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What Is a Metaphor?
A metaphor (from the Greek metaphorá) is a figure of speech that directly compares one thing to another for rhetorical effect. While the most common metaphors use the structure “X is Y,” the term “metaphor” itself is broad and can sometimes be used to include other literary terms, like similes. One of the most famous examples of metaphor in the English language comes from William Shakespeare’s As You Like It, in which the playwright writes: “All the world’s a stage, And all the men and women merely players.” Shakespeare is comparing the world to a stage by saying one is the other. However, he doesn’t believe the world is a literal stage; the comparison is rhetorical. By comparing the world to a stage, he is inviting us to think about the similarities between the two—and by extension, the meaning of human nature and our place in the world.
5 Metaphor Examples in Literature
Metaphors are one of the most common literary devices found in prose and poetry. In addition to literature, metaphors are found throughout music, including in song titles like “Love is a Battlefield” by Pat Benetar or “You Ain’t Nothing but a Hound Dog” by Elvis Presley. Many great thinkers and orators incorporated famous metaphors into their public speeches and writing including John F. Kennedy, Albert Einstein and George Orwell. Below is a list of famous metaphors from literature:
- “‘Hope’ is the thing with feathers” by Emily Dickinson: In the poem, Dickinson makes a direct comparison between the feeling of hope and a bird. She uses figurative language to personify the concept of hope and paint a vivid picture of a living, breathing, ebullient force that lives within her.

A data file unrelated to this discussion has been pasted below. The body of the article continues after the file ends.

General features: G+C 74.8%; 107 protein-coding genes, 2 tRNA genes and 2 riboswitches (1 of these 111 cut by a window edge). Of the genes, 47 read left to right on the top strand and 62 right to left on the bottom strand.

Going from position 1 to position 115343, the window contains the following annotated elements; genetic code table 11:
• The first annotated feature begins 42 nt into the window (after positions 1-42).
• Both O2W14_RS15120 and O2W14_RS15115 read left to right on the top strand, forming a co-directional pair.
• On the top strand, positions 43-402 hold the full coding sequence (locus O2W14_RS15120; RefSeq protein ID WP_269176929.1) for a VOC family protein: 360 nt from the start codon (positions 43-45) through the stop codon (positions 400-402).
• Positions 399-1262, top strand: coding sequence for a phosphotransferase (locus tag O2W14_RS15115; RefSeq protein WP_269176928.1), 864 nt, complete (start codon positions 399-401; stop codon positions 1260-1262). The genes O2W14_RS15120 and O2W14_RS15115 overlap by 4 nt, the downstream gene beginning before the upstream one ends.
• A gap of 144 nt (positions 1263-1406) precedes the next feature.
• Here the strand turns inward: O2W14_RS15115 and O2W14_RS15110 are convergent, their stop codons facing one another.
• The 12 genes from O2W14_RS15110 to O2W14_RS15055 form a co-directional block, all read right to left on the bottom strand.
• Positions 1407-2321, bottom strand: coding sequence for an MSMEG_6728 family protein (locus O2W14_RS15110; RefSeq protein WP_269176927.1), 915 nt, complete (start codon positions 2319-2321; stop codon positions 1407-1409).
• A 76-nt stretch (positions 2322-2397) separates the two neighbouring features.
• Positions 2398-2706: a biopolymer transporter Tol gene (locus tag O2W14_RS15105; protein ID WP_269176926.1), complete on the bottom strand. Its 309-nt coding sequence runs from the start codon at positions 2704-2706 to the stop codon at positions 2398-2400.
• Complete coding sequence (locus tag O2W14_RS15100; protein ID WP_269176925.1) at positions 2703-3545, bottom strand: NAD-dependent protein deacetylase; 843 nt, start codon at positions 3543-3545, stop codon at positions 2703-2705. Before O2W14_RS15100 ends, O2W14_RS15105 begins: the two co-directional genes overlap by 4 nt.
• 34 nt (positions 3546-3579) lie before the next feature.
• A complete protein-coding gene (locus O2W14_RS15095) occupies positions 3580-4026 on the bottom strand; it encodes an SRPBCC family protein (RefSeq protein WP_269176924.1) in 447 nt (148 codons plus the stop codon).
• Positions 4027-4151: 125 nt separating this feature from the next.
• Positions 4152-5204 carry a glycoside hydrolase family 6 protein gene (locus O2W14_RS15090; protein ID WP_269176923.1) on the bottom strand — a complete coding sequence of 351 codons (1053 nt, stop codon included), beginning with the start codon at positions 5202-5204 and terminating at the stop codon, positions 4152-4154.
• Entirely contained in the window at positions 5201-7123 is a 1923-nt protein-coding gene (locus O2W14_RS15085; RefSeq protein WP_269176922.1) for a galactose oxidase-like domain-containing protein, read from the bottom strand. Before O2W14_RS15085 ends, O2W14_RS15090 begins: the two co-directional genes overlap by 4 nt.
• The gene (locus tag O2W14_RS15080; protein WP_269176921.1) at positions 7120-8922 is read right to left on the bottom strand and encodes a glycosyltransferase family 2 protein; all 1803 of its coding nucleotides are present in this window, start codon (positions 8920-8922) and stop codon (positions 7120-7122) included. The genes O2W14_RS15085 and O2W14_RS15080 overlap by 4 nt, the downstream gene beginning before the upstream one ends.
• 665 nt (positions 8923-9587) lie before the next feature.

- “Shall I compare thee to a summer’s day?” by William Shakespeare: Shakespeare uses an extended metaphor through the entirety of this sonnet, comparing an unseen lover to a summer’s day.
- “The Sun Rising” by John Donne: In this poem, Donne uses hyperbole and figurative language to draw a metaphorical link between the narrator’s relationship and the sun.
- Romeo and Juliet by William Shakespeare: When Romeo sees Juliet at the beginning of the famous balcony scene, he speaks the iconic line, “But soft! What light through yonder window breaks? It is the East, and Juliet is the sun!” Upon seeing Juliet alight upon her balcony, Romeo uses metaphor to compare her visage to that of the sun.
- “Metaphors” by Sylvia Plath: In this poem, Plath builds a nine-line picture of a pregnant woman through the use of a variety of metaphors. The nine lines correspond to the nine months of pregnancy, and each one introduces a new image to which a pregnant woman is compared.
10 Examples of Common Metaphors
Metaphors come up often in everyday figures of speech and colloquial turns of phrase. Examples of metaphors can be found in everyday life. Below is a list of common metaphors found in the English language:
- Blanket of snow: This common phrase compares a layer of snow to a soft, fluffy blanket.
- Better half: Many people use this phrase to refer to their significant other. It metaphorically implies that two individuals are part of one body by nature of their union.
- Slippery slope: This phrase warns of impending danger initiated by a few small steps.
- Roller coaster of emotions: This phrase connects a mercurial emotional state with the ups and downs of an amusement park roller coaster.
- Late bloomer: A common metaphor that draws a link between aging and a blooming flower.
- Beating a dead horse: This phrase likens a redundant action to the unnecessary wounding of a dead animal.
- Heart of stone: This description can be applied to someone who is unfeeling and cold.
- Couch potato: This metaphor draws a link between a sedentary person and a potato.
- Melting pot: This image is often used to describe a culture or place where people from a diverse array of backgrounds unite.
- Black sheep: This draws a link between a member of a group who doesn’t fit in and an anomalous sheep with black wool in a herd of common white sheep.
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